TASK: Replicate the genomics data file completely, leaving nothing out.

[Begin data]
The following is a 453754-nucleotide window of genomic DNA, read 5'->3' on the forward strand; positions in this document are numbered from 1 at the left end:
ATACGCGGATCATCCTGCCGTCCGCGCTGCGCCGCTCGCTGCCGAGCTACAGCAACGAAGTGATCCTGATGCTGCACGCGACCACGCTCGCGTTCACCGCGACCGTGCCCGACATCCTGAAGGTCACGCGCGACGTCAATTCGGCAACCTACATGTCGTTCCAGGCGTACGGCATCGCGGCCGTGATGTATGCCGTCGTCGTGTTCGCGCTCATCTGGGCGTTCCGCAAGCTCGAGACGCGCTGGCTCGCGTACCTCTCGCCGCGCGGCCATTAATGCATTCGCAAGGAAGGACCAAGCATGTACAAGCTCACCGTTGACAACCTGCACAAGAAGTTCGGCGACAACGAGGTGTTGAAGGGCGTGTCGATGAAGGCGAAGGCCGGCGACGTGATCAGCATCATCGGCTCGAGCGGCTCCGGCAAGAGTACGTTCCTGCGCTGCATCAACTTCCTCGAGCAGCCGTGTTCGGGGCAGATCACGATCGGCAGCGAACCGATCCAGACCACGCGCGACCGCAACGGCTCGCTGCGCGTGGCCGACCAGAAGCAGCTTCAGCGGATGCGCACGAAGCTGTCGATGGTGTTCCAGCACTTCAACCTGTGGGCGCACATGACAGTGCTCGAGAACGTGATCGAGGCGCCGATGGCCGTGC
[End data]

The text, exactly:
The following is a 453754-nucleotide window of genomic DNA, read 5'->3' on the forward strand; positions in this document are numbered from 1 at the left end:
ATACGCGGATCATCCTGCCGTCCGCGCTGCGCCGCTCGCTGCCGAGCTACAGCAACGAAGTGATCCTGATGCTGCACGCGACCACGCTCGCGTTCACCGCGACCGTGCCCGACATCCTGAAGGTCACGCGCGACGTCAATTCGGCAACCTACATGTCGTTCCAGGCGTACGGCATCGCGGCCGTGATGTATGCCGTCGTCGTGTTCGCGCTCATCTGGGCGTTCCGCAAGCTCGAGACGCGCTGGCTCGCGTACCTCTCGCCGCGCGGCCATTAATGCATTCGCAAGGAAGGACCAAGCATGTACAAGCTCACCGTTGACAACCTGCACAAGAAGTTCGGCGACAACGAGGTGTTGAAGGGCGTGTCGATGAAGGCGAAGGCCGGCGACGTGATCAGCATCATCGGCTCGAGCGGCTCCGGCAAGAGTACGTTCCTGCGCTGCATCAACTTCCTCGAGCAGCCGTGTTCGGGGCAGATCACGATCGGCAGCGAACCGATCCAGACCACGCGCGACCGCAACGGCTCGCTGCGCGTGGCCGACCAGAAGCAGCTTCAGCGGATGCGCACGAAGCTGTCGATGGTGTTCCAGCACTTCAACCTGTGGGCGCACATGACAGTGCTCGAGAACGTGATCGAGGCGCCGATGGCCGTGC